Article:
Prevalence rates of CSA varied considerably from study to study. For male respondents, these rates ranged from 6% to 36% (M = 17.7%, SD = 11.3%), whereas for female respondents, prevalence rates ranged from 14% to 53% (M = 28.6%, SD = 16.7%). 

This variability in prevalence rates is attributable to differing definitions of CSA. 

Two studies employed widely inclusive definitions of CSA. In addition to defining older-younger sexual experiences to be CSA, Bigler (1992) defined CSA to include all sexual experiences persons under 18 years had with family members, regardless of their age. 

Badgley et al. (1984) included persons over 18 years of age if this was the earliest age at which they had their first unwanted sexual experience. 

As will be discussed later, most unwanted sexual experiences first occurred when respondents in this study were under 18, thus qualifying as CSA. 
Excluding these two studies, prevalence rates ranged from 6% to 15% for males (M = 11.4%, SD = 3.9%) and from 14% to 28% for females (M = 19.2%, SD = 5.8%).


Self-reported effects

In three studies researchers collected and reported data on self-reported effects (Badgley et al., 1984; Baker & Duncan, 1985; Laumann et al., 1994), Badgley et al. (1984) asked their Canadian respondents whether they had experienced sex with someone when they "didn't want this." If they answered affirmatively, they were then asked to indicate at what age or ages this occurred and whether they had been physically injured or emotionally or psychologically harmed by the first such incident of this type at the time it occurred. 

Baker and Duncan (1985) asked their British respondents with a history of CSA to indicate the effect on them of this experience by choosing one of four options:  

(a) unpleasant and harmful at the time but had no lasting effects, 

(b) permanently damaging with long-term effects, 

(c) had no effect at all, or 

(d) had improved the quality of their life. 


Laumann et al. (1994) asked their U.S. respondents with a history of CSA whether this experience had affected their lives since it happened.

Psychological or sexual adjustment

In five studies researchers used various measures to assess psychological or sexual adjustment among their control and CSA respondents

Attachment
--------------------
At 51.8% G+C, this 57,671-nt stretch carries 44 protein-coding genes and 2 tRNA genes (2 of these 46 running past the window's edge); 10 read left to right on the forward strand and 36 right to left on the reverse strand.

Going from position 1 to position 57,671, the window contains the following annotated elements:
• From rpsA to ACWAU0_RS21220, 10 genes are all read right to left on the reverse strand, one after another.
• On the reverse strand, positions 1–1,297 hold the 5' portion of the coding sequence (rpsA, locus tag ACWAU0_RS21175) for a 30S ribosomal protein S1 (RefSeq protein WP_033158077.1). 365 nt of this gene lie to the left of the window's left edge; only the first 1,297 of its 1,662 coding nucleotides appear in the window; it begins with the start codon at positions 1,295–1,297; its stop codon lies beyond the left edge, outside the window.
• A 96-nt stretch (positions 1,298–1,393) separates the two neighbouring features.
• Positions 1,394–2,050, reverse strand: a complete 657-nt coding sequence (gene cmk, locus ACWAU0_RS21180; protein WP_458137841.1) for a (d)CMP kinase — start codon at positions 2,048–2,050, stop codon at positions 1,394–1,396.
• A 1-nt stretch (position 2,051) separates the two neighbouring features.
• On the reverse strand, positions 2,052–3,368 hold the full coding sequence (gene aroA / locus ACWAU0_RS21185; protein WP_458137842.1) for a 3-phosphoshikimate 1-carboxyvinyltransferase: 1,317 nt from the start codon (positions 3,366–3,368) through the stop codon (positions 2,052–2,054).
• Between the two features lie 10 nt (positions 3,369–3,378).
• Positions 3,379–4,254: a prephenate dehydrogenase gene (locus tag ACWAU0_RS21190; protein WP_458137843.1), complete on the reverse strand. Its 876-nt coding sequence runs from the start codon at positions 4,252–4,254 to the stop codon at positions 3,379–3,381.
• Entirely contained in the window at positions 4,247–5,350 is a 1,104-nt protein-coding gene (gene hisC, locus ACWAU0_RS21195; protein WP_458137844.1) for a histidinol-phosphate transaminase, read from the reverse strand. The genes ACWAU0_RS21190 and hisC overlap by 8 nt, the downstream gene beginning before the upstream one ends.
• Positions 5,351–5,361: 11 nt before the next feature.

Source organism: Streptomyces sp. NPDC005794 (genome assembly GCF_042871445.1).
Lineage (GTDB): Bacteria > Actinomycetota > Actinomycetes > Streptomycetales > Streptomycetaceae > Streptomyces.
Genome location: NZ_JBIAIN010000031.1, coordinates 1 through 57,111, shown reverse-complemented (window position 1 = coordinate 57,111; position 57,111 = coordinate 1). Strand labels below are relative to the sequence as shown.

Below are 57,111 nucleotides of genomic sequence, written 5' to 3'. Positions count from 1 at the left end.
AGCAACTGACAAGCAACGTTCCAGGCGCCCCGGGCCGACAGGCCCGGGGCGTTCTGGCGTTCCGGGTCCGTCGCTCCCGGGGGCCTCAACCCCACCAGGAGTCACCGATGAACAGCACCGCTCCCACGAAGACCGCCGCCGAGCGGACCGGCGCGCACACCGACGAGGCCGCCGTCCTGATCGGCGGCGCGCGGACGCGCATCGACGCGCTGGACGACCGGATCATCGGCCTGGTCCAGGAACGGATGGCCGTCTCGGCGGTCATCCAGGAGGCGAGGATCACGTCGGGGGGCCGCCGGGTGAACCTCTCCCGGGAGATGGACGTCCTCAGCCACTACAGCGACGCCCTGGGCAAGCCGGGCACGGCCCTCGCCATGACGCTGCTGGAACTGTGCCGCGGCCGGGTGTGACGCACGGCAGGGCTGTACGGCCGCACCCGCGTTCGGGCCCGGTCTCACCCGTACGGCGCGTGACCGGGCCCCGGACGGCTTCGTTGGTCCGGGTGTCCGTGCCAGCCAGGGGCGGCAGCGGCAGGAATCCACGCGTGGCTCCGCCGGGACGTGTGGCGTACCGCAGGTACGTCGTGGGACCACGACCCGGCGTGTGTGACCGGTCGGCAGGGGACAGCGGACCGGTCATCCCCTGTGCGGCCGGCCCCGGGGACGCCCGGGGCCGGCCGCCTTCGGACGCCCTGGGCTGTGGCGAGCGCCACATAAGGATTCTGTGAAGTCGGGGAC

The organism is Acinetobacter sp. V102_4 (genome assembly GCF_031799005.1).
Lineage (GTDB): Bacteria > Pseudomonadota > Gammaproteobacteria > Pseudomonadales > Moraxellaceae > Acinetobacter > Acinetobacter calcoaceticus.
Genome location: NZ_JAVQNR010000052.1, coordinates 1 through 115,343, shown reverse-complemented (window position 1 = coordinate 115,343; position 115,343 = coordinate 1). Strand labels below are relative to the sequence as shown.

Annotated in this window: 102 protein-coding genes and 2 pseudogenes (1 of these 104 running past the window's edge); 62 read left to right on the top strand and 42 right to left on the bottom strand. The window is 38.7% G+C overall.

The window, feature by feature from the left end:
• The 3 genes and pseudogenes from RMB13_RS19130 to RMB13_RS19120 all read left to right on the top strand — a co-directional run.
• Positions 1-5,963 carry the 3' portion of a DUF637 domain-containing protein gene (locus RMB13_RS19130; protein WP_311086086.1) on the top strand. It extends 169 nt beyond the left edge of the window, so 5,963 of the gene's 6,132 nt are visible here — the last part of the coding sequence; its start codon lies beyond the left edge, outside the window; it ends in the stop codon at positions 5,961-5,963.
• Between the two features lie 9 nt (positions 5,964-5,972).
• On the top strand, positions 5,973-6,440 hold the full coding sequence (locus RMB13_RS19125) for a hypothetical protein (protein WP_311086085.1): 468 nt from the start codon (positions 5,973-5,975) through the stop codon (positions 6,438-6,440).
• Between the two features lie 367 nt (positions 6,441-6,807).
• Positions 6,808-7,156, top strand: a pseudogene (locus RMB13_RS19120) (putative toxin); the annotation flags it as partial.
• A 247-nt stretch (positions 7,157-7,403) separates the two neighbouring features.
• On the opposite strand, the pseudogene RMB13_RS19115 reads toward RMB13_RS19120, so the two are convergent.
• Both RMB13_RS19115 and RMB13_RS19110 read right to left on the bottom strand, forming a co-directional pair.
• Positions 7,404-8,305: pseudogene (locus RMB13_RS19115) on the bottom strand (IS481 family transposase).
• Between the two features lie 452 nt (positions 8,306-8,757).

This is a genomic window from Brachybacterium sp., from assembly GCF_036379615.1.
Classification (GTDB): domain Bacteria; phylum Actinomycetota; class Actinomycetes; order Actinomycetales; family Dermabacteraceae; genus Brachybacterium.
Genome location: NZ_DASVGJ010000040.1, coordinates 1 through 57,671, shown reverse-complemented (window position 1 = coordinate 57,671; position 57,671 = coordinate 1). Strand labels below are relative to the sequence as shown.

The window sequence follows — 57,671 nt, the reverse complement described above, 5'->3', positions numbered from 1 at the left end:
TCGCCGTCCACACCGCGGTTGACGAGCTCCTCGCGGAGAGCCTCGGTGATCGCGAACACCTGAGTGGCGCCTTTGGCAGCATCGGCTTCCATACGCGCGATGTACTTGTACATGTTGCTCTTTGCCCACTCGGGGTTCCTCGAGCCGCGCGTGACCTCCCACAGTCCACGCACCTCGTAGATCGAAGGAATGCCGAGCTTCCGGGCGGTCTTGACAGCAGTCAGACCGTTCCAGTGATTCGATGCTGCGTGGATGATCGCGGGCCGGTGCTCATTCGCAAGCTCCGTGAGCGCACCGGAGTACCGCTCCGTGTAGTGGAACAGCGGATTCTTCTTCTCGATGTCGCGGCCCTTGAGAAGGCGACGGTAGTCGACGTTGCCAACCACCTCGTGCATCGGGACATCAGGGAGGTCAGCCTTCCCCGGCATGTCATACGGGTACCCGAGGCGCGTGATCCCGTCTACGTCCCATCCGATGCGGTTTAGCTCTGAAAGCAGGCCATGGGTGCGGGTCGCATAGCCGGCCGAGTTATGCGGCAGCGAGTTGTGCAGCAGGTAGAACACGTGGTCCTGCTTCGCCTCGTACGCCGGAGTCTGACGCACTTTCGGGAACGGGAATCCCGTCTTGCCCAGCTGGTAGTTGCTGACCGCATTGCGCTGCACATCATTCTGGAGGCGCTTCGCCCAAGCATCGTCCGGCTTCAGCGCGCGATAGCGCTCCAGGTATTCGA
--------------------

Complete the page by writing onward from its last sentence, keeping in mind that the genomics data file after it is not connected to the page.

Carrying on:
(Bigler, 1992; Boney-McCoy & Finkelhor, 1995; Finkelhor et al., 1989; Laumann et al., 1994; López et al., 1995).

Bigler (1992) measured sexual functioning in his sample of U.S. respondents with two instruments:

(a) the Sexual Esteem subscale of the Sexuality Scale (Snell & Papini, 1989) and

(b) the Golombok-Rust Inventory of Sexual Satisfaction (Rust & Golombok, 1986), which measured sexual dysfunction.

Bigler also used the Impact of Event Scale (Horowitz, Wilner, & Alvarez, 1979) to measure the level of trauma associated with CSA.

Boney-McCoy and Finkelhor (1995) created an instrument to measure trauma related to posttraumatic stress disorder (PI'SD), which contained

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items asking their sample of U.S. children and adolescents how often they experienced in the past week each of 10 symptoms. These symptoms were all associated with PT'SD and were modified from the SCL-90-R.
Boney-McCoy and Finkelhor also assessed lifetime depression, occurrence of sadness in the past month, and occurrence of trouble with a teacher in the last year.

In López et al.'s (1995) study conducted on a national Spanish sample, the Self Reporting Questionnaire was used to assess current psychological adjustment.

Finkelhor et al. (1989) reviewed the results of the Los Angeles Times Poll, which was conducted by telephone on a national sample of U.S. residents, asking them to respond to a series of items about CSA.
Finkelhor et al. argued that three items were relevant to respondents' current level of functioning and adjustment:

extent of marital disruption,

satisfaction with intimate relationships with the opposite [sic!] sex, and

being a religious non-practitioner.


Finkelhor et al. argued that this last item was a valid indicator of long-term harm because "Russell ... found that victimized women were more disillusioned with religion than were non-victimized peers" (p. 393).
Despite this argument, we did not retain this last item in our analysis because, unlike marital disruption and sexual satisfaction, religious non-practice is not a face-valid measure of adjustment.
Finkelhor et al. also analyzed respondents' attitudinal responses to questions concerning CSA. They argued that attitudinal differences between sexually abused (SA) and control respondents were also indicative of the long-term negative impact of CSA.

We analyzed the 89 attitude items presented by Finkelhor et al. ( 1989) to determine which items were face-valid indicators of long-term negative impact. Four judges (the two authors and two other sex researchers, all of whom are familiar with the CSA literature and are currently involved in CSA research) judged the validity of each item by answering two questions.

The first read, "Assuming that sexual abuse has a long-term negative impact, would you expect to find a difference in the proportion of SA vs. control respondents' responses to this item (and in what direction)?"
If a judge did expect a difference, then the judge answered